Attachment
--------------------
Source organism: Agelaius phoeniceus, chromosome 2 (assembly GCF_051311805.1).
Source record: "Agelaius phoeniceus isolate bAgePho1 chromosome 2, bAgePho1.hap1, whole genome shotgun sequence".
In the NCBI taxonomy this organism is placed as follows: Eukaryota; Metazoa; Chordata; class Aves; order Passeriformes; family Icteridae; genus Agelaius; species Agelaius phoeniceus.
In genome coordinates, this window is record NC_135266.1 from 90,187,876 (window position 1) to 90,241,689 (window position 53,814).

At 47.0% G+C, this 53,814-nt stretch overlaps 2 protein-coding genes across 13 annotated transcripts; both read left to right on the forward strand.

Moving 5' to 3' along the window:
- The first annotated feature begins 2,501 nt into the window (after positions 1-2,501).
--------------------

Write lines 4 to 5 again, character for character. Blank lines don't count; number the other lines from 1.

In genome coordinates, this window is record NC_135266.1 from 90,187,876 (window position 1) to 90,241,689 (window position 53,814).

At 47.0% G+C, this 53,814-nt stretch overlaps 2 protein-coding genes across 13 annotated transcripts; both read left to right on the forward strand.